Hypochondria is a condition that leads people to imagine they have all kinds of diseases. We tell you about some of the telling signs. 

All of us know what it’s like to be around a disease obsessed person. There’s the aunt who moans constantly, since she believes that every symptom means something serious. And the cousin, who imagines cancer and heart disease lurk in his every cell. Both are probably “hypochondriacs,” prone to worry about imaginary illnesses.

Endless doctor visits and medical tests

The first sign of hypochondria is a constant obsession with illness. In particular, hypochondriacs typically keep visiting doctors. Also, they get random medical tests, on the basis that the doctors have missed their diagnosis.

Take action to stop it in its tracks

Unless friends and family intervene, the condition persists. So if you think you may have a similar problem, don’t ignore it.

Hypochondria typically starts between the ages of 20 and 30, say experts. One factor that may fuel risk, is an anxious temperament. This may cause you to obsess over your body, and create imaginary illnesses.

#1 You have the doctor’s number memorized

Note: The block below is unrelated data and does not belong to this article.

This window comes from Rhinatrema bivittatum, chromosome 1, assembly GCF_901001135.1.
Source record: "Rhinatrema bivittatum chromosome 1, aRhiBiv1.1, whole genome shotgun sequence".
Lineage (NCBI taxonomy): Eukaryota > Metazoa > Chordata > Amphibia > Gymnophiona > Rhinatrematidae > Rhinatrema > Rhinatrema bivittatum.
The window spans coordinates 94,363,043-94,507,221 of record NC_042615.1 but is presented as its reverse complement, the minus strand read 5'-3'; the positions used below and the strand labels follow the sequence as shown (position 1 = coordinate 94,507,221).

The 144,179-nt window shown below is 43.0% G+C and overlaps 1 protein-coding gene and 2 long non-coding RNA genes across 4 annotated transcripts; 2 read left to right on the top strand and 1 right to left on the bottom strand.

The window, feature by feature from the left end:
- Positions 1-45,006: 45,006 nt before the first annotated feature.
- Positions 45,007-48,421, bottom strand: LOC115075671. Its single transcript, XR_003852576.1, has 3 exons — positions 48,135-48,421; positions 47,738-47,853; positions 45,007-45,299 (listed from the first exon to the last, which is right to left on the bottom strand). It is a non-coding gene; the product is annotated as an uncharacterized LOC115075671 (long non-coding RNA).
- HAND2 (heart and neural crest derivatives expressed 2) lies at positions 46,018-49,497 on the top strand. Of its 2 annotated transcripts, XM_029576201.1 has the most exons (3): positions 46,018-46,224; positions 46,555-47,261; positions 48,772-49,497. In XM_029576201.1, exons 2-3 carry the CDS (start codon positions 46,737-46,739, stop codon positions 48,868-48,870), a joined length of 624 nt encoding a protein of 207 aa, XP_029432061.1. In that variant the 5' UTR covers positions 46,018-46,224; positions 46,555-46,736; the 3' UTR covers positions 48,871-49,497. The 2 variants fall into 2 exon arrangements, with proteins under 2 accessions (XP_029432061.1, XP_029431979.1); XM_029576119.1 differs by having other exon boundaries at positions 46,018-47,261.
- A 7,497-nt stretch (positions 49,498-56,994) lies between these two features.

Your phone has a list of doctors numbers on redial. Also, you spend many hours on Google reading about health conditions and medications, and indulge in endless speculation and self-diagnosis. Additionally, you insist on consulting doctors, even after they have pronounced you disease-free.

#2 You obsess over your body

You are alert to every ache, pain, and bout of indigestion and record your temperature and pulse many times. Consequently, you report these as serious conditions, to family members and friends.

What to do

Family and friends can’t help hypochondriacs, so professional counselling is essential. Most often, cognitive behavior therapy(CBT) works well, because it helps separate fact from fiction.

In addition, CBT enables you to gain control over irrational thoughts, and your preoccupation with illnesses. Ultimately, therapy must stop you from using illness as a means of gaining attention.

Learn more about this condition, here. 

 

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